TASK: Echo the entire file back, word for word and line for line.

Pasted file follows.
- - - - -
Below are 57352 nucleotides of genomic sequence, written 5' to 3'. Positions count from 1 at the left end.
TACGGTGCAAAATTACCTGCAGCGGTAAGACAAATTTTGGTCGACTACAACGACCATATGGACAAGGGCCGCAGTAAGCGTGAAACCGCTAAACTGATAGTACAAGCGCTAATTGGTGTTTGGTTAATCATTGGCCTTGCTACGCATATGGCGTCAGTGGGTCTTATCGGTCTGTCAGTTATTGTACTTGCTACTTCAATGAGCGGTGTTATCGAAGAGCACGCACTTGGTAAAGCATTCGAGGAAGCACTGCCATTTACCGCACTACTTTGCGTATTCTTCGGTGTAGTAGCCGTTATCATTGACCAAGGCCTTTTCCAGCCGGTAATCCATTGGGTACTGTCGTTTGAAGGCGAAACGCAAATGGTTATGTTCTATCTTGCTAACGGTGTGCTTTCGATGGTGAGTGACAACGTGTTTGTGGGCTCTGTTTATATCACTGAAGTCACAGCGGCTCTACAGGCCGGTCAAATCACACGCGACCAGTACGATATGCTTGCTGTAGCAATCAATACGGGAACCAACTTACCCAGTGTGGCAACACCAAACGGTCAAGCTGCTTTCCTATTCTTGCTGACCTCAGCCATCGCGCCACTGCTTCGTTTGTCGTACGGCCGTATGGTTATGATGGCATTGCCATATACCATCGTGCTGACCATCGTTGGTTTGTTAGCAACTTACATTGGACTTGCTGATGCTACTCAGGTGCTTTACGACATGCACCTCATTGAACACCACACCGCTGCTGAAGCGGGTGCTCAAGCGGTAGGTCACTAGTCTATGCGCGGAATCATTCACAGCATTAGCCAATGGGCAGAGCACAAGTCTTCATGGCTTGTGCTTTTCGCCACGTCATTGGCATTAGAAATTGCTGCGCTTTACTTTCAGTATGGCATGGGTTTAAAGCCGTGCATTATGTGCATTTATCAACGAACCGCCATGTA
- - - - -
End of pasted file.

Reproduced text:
Below are 57352 nucleotides of genomic sequence, written 5' to 3'. Positions count from 1 at the left end.
TACGGTGCAAAATTACCTGCAGCGGTAAGACAAATTTTGGTCGACTACAACGACCATATGGACAAGGGCCGCAGTAAGCGTGAAACCGCTAAACTGATAGTACAAGCGCTAATTGGTGTTTGGTTAATCATTGGCCTTGCTACGCATATGGCGTCAGTGGGTCTTATCGGTCTGTCAGTTATTGTACTTGCTACTTCAATGAGCGGTGTTATCGAAGAGCACGCACTTGGTAAAGCATTCGAGGAAGCACTGCCATTTACCGCACTACTTTGCGTATTCTTCGGTGTAGTAGCCGTTATCATTGACCAAGGCCTTTTCCAGCCGGTAATCCATTGGGTACTGTCGTTTGAAGGCGAAACGCAAATGGTTATGTTCTATCTTGCTAACGGTGTGCTTTCGATGGTGAGTGACAACGTGTTTGTGGGCTCTGTTTATATCACTGAAGTCACAGCGGCTCTACAGGCCGGTCAAATCACACGCGACCAGTACGATATGCTTGCTGTAGCAATCAATACGGGAACCAACTTACCCAGTGTGGCAACACCAAACGGTCAAGCTGCTTTCCTATTCTTGCTGACCTCAGCCATCGCGCCACTGCTTCGTTTGTCGTACGGCCGTATGGTTATGATGGCATTGCCATATACCATCGTGCTGACCATCGTTGGTTTGTTAGCAACTTACATTGGACTTGCTGATGCTACTCAGGTGCTTTACGACATGCACCTCATTGAACACCACACCGCTGCTGAAGCGGGTGCTCAAGCGGTAGGTCACTAGTCTATGCGCGGAATCATTCACAGCATTAGCCAATGGGCAGAGCACAAGTCTTCATGGCTTGTGCTTTTCGCCACGTCATTGGCATTAGAAATTGCTGCGCTTTACTTTCAGTATGGCATGGGTTTAAAGCCGTGCATTATGTGCATTTATCAACGAACCGCCATGTA